# fibre

Given a function $f:X\u27f6Y$, a *fibre* is an inverse image of an element of $Y$. That is given $y\in Y$, ${f}^{-1}(\{y\})=\{x\in X\mid f(x)=y\}$ is a fibre.

Example:
Define $f:{\mathbb{R}}^{2}\u27f6\mathbb{R}$ by $f(x,y)={x}^{2}+{y}^{2}$. Then the fibres of $f$ consist of concentric circles about the origin, the origin itself, and empty sets^{} depending on whether we look at the inverse image of a positive number, zero, or a negative number respectively.

Example: Suppose $M$ is a manifold, and $\pi :TM\to M$ is the canonical projection from the tangent bundle $TM$ to $M$. Then fibres of $\pi $ are the tangent spaces ${T}_{x}(M)$ for $x\in M$.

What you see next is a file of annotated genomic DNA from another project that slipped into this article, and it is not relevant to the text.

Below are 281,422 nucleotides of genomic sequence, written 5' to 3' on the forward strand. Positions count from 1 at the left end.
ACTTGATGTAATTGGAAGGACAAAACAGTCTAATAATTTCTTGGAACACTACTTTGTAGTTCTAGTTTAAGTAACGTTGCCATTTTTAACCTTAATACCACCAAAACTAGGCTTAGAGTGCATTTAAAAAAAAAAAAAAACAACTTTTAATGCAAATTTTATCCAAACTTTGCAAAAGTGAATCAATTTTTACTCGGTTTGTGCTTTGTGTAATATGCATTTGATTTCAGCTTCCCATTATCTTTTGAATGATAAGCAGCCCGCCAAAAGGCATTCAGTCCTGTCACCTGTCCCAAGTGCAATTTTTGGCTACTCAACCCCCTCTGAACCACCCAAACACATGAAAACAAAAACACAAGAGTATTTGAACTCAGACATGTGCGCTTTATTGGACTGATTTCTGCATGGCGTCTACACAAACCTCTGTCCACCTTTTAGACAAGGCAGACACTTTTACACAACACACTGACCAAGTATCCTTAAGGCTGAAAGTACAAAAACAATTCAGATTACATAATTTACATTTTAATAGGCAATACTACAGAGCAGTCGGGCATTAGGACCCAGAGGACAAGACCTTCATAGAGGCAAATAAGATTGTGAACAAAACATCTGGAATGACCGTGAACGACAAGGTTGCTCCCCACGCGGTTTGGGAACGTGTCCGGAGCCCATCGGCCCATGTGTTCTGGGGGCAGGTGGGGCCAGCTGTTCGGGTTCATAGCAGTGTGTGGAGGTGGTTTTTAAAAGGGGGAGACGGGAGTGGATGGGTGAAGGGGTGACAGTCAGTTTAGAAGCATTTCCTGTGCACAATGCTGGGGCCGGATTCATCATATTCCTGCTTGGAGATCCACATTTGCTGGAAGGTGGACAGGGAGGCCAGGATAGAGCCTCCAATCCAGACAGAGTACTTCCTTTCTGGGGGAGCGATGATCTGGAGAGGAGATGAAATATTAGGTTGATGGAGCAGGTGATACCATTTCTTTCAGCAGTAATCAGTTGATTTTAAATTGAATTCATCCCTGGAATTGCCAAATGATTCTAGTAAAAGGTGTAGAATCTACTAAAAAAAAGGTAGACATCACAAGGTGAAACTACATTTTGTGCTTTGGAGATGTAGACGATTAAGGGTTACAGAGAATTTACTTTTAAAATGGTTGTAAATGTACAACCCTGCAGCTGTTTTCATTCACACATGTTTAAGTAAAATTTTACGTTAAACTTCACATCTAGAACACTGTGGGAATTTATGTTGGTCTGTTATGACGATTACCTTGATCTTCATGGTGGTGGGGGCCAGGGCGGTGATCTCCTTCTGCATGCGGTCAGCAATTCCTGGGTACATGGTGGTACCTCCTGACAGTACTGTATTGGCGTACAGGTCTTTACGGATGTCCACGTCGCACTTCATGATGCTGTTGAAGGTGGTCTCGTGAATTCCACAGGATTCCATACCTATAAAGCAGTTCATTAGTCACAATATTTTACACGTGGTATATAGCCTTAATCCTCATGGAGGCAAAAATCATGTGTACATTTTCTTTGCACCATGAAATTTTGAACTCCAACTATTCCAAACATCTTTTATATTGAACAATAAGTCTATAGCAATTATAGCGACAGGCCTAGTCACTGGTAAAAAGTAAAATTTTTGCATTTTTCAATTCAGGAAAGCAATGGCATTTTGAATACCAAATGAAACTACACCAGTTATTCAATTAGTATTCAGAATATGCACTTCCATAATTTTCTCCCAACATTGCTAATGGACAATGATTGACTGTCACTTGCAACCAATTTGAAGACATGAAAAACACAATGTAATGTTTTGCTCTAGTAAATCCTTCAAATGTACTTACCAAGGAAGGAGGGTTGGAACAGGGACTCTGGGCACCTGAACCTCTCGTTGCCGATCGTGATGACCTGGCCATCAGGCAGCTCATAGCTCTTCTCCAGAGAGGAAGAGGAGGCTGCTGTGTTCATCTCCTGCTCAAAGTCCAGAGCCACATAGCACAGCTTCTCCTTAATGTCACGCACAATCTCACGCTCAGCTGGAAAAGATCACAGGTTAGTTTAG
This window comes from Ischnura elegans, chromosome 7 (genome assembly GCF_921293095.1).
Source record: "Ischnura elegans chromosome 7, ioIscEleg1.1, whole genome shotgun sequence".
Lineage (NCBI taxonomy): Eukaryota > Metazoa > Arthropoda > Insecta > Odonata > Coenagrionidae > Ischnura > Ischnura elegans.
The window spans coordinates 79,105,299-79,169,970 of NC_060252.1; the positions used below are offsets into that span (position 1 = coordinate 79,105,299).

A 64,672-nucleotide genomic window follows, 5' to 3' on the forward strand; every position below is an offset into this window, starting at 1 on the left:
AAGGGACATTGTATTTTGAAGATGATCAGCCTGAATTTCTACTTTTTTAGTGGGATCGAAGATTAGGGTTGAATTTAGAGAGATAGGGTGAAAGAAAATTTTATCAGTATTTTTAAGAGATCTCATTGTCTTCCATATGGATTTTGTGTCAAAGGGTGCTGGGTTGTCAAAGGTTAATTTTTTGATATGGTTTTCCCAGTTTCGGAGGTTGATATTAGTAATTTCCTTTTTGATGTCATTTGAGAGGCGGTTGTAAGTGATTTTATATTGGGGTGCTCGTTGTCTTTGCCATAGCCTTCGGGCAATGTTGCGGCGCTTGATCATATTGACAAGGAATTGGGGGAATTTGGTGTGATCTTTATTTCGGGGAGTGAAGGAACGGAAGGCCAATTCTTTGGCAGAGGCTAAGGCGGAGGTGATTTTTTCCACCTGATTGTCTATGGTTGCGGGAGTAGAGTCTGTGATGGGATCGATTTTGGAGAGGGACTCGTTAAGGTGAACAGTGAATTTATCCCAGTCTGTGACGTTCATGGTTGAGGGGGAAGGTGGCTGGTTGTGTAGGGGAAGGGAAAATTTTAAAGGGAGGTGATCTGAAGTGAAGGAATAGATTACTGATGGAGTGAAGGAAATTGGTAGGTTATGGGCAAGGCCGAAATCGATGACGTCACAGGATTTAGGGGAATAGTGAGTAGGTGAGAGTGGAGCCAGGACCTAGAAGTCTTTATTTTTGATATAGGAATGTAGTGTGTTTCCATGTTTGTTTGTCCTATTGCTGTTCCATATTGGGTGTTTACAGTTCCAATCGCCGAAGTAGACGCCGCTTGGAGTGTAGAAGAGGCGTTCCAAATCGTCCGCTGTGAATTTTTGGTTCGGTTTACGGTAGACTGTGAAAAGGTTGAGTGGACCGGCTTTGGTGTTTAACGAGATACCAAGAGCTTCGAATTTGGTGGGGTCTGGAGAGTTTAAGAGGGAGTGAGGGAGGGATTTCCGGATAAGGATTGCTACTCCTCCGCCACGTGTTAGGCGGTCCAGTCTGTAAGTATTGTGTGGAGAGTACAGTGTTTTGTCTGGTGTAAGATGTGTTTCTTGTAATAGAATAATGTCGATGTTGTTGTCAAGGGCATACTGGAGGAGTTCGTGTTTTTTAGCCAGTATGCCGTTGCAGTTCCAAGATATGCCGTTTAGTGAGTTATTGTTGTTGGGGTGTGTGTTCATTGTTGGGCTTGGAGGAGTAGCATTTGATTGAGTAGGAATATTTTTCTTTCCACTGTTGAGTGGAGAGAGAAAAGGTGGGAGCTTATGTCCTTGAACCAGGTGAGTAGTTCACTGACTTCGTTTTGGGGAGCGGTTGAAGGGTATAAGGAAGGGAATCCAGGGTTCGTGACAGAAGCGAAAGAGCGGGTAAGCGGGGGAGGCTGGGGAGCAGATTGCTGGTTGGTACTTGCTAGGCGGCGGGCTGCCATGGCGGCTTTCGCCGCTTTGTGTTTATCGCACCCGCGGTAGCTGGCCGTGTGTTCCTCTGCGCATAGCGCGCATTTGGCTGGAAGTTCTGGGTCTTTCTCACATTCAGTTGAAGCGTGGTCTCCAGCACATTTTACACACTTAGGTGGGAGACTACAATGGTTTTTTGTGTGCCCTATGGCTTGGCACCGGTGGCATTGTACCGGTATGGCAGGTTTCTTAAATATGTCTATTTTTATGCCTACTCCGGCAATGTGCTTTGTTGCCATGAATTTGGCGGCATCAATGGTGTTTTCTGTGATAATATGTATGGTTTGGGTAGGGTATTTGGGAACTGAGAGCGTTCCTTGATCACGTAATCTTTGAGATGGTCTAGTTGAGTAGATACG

Title | fibre |
---|---|

Canonical name | Fibre |

Date of creation | 2013-03-22 12:55:23 |

Last modified on | 2013-03-22 12:55:23 |

Owner | mathcam (2727) |

Last modified by | mathcam (2727) |

Numerical id | 8 |

Author | mathcam (2727) |

Entry type | Definition |

Classification | msc 03E20 |

Synonym | fiber |

Related topic | LevelSet |